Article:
86 Year Old Elderly Wife in Short Marriage Awarded 36% of Husband’s Estate
Miller v Miller Estate 2011 BCSC 29, involves a successful claim brought by an 86-year-old surviving spouse, who had few assets and a limited income when she married the testator in 2005.
On his death in 2009, the testator’s will left his wife nothing out of an estate of $510,000.
The wife did however receive the testator’s financial assets of approximately $170,000 by right of survivorship.
The testator had 3 sons from the 1st marriage, and he left almost all of his estate to one son had very little to the other 2.
The court approach the plaintiff’s claim on the basis as to what she would have been entitled based on the notion of separation immediately before the testator’s death.
The court analyzed her claim on that basis, and found that the plaintiff would have been entitled to a half interest in the family assets, all of which were now estate assets, subject then to a significant reapportionment in favor of the deceased of 70%, to achieve fairness.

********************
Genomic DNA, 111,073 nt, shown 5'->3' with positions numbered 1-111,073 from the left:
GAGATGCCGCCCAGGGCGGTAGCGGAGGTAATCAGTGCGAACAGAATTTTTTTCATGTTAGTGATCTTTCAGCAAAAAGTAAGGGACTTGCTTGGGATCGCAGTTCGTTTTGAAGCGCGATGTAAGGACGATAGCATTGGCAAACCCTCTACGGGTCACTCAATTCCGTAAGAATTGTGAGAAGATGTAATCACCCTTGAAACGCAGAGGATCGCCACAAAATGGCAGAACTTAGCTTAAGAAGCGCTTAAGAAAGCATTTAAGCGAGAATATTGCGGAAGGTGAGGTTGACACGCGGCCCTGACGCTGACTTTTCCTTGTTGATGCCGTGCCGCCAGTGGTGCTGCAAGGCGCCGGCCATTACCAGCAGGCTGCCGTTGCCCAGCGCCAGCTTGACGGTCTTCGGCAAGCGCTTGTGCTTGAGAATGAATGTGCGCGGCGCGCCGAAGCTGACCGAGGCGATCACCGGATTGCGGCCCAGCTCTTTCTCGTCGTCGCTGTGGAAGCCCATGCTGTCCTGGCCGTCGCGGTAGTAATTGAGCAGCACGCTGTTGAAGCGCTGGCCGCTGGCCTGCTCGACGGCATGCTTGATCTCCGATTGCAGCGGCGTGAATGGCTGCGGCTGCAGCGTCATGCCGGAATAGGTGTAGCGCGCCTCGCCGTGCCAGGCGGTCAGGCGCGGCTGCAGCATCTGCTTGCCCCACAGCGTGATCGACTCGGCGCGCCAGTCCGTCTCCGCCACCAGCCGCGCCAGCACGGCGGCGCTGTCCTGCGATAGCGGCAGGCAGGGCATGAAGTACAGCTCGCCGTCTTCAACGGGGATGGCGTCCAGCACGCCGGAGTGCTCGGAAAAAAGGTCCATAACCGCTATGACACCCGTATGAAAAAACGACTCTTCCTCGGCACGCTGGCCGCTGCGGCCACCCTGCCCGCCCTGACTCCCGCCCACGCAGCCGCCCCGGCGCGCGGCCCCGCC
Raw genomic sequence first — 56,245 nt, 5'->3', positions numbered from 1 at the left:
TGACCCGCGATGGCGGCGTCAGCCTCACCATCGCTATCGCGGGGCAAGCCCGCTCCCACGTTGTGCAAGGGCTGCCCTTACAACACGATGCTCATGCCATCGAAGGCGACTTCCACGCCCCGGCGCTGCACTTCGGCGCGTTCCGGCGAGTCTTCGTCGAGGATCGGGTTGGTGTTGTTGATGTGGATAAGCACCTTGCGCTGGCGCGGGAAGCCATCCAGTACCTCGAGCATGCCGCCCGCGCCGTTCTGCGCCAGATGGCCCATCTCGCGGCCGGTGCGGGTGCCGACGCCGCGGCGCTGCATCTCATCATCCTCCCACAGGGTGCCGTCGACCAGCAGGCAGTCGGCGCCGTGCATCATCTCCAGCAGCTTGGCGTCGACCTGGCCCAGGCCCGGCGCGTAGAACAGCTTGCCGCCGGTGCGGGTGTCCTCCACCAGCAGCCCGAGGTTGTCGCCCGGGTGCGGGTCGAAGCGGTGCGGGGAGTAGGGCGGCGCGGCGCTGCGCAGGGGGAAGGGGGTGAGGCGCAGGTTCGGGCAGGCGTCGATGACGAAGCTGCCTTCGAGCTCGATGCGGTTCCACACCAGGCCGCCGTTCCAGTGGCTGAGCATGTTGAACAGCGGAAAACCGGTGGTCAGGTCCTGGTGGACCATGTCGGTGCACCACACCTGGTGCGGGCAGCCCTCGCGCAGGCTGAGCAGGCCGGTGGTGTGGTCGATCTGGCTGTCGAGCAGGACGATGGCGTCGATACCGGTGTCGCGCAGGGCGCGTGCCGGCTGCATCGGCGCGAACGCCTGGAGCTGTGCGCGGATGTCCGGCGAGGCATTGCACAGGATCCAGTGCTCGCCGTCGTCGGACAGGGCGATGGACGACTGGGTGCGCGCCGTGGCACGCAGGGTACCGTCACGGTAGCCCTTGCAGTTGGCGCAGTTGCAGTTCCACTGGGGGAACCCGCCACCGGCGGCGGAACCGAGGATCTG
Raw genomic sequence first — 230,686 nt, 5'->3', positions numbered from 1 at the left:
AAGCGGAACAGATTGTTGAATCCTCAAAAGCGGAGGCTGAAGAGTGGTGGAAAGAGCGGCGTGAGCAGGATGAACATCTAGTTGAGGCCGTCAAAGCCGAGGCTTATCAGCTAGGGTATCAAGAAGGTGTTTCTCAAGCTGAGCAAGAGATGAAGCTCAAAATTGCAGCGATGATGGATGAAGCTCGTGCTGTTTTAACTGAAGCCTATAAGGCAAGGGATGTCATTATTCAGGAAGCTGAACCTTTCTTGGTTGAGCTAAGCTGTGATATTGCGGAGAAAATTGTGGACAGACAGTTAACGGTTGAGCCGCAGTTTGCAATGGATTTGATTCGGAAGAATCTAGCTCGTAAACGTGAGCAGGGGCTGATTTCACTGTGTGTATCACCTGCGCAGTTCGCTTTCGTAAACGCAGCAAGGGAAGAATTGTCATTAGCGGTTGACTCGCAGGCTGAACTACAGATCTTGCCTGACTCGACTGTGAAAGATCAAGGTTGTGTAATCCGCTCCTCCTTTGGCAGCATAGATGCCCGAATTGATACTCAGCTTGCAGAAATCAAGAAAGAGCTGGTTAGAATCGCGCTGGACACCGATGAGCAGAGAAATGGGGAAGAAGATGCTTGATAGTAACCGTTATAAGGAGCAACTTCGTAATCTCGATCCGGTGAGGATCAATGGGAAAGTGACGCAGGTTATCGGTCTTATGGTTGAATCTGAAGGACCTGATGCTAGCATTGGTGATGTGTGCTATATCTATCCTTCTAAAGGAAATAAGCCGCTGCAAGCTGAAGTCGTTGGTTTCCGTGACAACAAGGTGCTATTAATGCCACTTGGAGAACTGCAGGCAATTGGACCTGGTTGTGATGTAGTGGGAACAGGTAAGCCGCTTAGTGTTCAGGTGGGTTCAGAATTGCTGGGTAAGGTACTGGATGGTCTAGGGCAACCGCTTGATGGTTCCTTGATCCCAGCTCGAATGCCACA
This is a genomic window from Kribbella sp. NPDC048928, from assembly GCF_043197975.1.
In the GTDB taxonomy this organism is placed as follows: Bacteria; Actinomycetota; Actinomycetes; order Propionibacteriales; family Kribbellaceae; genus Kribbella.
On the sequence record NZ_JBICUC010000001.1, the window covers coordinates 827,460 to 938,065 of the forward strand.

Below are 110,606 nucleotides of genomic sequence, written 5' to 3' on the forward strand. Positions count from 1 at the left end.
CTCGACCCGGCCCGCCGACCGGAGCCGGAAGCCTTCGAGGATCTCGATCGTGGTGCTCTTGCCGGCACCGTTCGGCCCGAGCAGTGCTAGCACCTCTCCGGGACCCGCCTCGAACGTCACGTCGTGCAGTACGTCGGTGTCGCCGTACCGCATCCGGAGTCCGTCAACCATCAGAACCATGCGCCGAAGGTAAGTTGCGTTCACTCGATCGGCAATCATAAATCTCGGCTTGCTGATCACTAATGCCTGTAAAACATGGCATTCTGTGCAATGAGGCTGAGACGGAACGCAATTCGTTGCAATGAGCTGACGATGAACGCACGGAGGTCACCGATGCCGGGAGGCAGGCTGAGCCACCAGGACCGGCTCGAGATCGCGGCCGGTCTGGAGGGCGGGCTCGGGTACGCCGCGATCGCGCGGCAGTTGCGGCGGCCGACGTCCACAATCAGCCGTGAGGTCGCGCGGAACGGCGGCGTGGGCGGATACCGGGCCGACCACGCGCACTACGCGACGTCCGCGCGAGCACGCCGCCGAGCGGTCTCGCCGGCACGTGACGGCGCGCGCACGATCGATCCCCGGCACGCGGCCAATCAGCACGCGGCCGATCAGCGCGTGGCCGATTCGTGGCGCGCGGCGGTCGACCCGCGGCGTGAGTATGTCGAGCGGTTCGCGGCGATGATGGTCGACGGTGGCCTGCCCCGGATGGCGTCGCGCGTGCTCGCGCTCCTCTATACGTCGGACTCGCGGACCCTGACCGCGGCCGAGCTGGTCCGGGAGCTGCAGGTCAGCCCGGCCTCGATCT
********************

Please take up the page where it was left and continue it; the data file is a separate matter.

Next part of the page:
The court examined the relatively short length of the marriage, the role of the wife as a companion and helper to the deceased, as well as her financial circumstances.
The court concluded that she would have been entitled to minimal compensatory but primarily non-compensatory support under section 15.2 of the Divorce Act.
The court determined that an appropriate award for lump sum spousal support would have been $20,000.
The legal obligation owed to the plaintiff totalled $54,000.
Therefore the court awarded $75,000 out of the net sale proceeds of the matrimonial home, which together with the joint assets received of approximately $170,000, gave the plaintiff roughly 36% of the overall estate.
disinherited.com notes that there has in the past been some inconsistencies in the approach which the courts have taken when dealing with an elderly surviving spouse and the wills variation claim. ( In particular note the decision of the BC Court of Appeal in Crearer)
The trend by the courts in recent years, as witnessed by the approach taken by this judge, is to apply family law and divorce law principles to wills variation claims brought by surviving spouses.